If you’ve recently come across an opossum, more commonly known as a possum, rabies might be on your mind. These scavengers are notorious for going through garbage, hunting everything from snakes to mice, and lurking near road kill. And who could forget their unsightly appearance. With coarse hair, small dark eyes, pointed pink snouts and rat-like tails, they’re not exactly the more adorable creatures one could encounter in the wild. But just because they look the part doesn’t necessarily mean that opossums have rabies or can carry diseases. Check out the most frequently-asked questions and lesser-known facts below.
Do Opossums Carry Rabies?
Any mammal can get rabies, but it’s extremely rare for an opossum. It’s believed that their low body temperature may inhibit the virus and make it difficult for it to survive. While there are a few reports each year where opossums do carry rabies, cases in wildlife such as bats, raccoons, skunks and foxes are more prevalent.
Do Opossums Carry Diseases?
Though it’s unlikely for them to transmit rabies, opossums can sometimes carry harmful germs and pathogens that cause diseases such as leptospirosis. Transmitted through contaminated urine or other bodily fluids from an infected animal, this bacterial disease can impact humans and wildlife. Raccoons, skunks, deer, squirrels and rodents can all be infected without any true signs.
According to the Centers for Disease Control and Prevention, some people who contract leptospirosis may not have symptoms, but others could have nonspecific flu-like symptoms that usually resolve without medical treatment. Sometimes, however, symptoms reappear and can lead to more severe diseases. To prevent the spread of leptospirosis from wildlife, avoid swallowing water from lakes, rivers or swamps, and steer clear of environments potentially contaminated with animal urine.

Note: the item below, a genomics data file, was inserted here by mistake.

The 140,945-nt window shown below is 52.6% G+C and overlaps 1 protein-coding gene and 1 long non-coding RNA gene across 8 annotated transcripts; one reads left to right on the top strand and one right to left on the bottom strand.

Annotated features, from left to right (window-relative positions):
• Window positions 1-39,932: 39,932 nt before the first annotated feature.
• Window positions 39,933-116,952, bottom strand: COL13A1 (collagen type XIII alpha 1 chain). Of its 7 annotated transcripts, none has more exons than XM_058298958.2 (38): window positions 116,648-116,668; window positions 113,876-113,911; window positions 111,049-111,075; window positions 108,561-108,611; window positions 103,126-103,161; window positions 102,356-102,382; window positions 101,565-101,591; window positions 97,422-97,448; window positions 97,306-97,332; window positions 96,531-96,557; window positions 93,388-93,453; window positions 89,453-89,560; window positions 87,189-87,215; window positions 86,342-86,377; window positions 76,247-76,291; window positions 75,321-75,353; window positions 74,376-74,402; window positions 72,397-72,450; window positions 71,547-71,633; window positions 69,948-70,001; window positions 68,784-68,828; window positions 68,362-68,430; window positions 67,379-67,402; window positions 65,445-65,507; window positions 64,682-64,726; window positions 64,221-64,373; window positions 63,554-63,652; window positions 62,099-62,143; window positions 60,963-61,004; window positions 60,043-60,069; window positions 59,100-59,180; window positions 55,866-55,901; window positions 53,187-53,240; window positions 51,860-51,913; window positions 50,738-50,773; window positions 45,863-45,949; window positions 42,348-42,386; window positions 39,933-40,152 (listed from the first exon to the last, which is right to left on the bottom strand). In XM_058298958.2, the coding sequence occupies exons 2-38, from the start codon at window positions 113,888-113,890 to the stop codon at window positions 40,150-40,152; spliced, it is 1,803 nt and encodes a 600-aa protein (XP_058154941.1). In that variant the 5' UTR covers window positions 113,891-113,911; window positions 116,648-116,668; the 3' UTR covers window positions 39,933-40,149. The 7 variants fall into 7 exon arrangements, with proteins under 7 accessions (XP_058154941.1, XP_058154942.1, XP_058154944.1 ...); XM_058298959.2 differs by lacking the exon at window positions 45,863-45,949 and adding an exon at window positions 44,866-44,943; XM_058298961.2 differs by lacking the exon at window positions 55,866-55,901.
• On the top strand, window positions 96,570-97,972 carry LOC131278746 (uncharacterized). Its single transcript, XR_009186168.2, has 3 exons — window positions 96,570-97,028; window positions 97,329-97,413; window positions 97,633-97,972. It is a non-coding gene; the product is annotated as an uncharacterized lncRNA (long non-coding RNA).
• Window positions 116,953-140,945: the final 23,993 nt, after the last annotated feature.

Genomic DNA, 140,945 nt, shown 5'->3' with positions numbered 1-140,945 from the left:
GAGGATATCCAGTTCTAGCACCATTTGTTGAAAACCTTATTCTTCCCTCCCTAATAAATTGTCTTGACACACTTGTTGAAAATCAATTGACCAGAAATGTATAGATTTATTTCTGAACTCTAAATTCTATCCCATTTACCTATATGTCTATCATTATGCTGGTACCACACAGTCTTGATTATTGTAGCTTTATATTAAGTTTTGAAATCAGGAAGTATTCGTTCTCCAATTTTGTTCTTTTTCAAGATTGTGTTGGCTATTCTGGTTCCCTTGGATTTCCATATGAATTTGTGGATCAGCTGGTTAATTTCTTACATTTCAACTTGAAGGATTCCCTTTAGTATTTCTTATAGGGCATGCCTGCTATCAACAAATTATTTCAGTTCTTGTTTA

Do Opossums Bite?
Just like any scared animal, it’s possible for opossums to bite in defense. If they feel cornered or threatened, opossums will use several escape strategies ranging from playing dead to hissing. Biting is rare, but people should avoid contact with all wild animals to eliminate the risk.
What are the Signs of a Rabid Opossum?
According to the Centers for Disease Control and Prevention, the signs of a rabid opossum are essentially the same in all animals. Initial symptoms may include fever, vomiting, lethargy and a lack of interest in eating. Within a few days, signs usually progress to cranial nerve dysfunction, cerebral dysfunction, seizures, weakness, paralysis, difficulty breathing and swallowing, abnormal behavior, aggression and/or self-mutilation and excessive salivation.
Is Hissing a Sign of a Rabid Opossum?
Hissing is a defense mechanism, not a sign of a rabid opossum. Fortunately, these marsupials are not aggressive unless cornered, but they have developed escape strategies when threatened. In an attempt to ward off predators, opossums may hiss, bare their teeth, growl and exude a repugnant smell.
Regardless of whether an opossum has rabies, it can be a nuisance. If you need help removing opossums from your property, contact a Terminix® professional to schedule a free inspection today.